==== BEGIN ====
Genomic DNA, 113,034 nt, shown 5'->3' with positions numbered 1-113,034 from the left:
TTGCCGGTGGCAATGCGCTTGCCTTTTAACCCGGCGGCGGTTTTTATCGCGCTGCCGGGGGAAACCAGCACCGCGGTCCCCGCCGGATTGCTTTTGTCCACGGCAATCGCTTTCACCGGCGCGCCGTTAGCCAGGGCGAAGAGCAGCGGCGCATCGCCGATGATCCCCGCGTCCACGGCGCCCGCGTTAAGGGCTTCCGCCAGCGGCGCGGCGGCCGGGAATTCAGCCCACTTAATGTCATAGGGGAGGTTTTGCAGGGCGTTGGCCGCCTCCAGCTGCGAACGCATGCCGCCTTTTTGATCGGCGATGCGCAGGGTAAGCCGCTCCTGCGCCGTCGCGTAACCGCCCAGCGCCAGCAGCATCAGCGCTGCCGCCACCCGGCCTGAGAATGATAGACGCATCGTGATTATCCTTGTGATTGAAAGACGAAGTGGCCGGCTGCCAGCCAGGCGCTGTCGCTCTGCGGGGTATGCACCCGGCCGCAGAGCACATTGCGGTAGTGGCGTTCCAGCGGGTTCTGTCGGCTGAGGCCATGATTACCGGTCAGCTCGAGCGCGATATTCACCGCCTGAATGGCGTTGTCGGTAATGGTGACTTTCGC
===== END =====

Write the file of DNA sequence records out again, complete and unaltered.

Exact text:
Genomic DNA, 113,034 nt, shown 5'->3' with positions numbered 1-113,034 from the left:
TTGCCGGTGGCAATGCGCTTGCCTTTTAACCCGGCGGCGGTTTTTATCGCGCTGCCGGGGGAAACCAGCACCGCGGTCCCCGCCGGATTGCTTTTGTCCACGGCAATCGCTTTCACCGGCGCGCCGTTAGCCAGGGCGAAGAGCAGCGGCGCATCGCCGATGATCCCCGCGTCCACGGCGCCCGCGTTAAGGGCTTCCGCCAGCGGCGCGGCGGCCGGGAATTCAGCCCACTTAATGTCATAGGGGAGGTTTTGCAGGGCGTTGGCCGCCTCCAGCTGCGAACGCATGCCGCCTTTTTGATCGGCGATGCGCAGGGTAAGCCGCTCCTGCGCCGTCGCGTAACCGCCCAGCGCCAGCAGCATCAGCGCTGCCGCCACCCGGCCTGAGAATGATAGACGCATCGTGATTATCCTTGTGATTGAAAGACGAAGTGGCCGGCTGCCAGCCAGGCGCTGTCGCTCTGCGGGGTATGCACCCGGCCGCAGAGCACATTGCGGTAGTGGCGTTCCAGCGGGTTCTGTCGGCTGAGGCCATGATTACCGGTCAGCTCGAGCGCGATATTCACCGCCTGAATGGCGTTGTCGGTAATGGTGACTTTCGC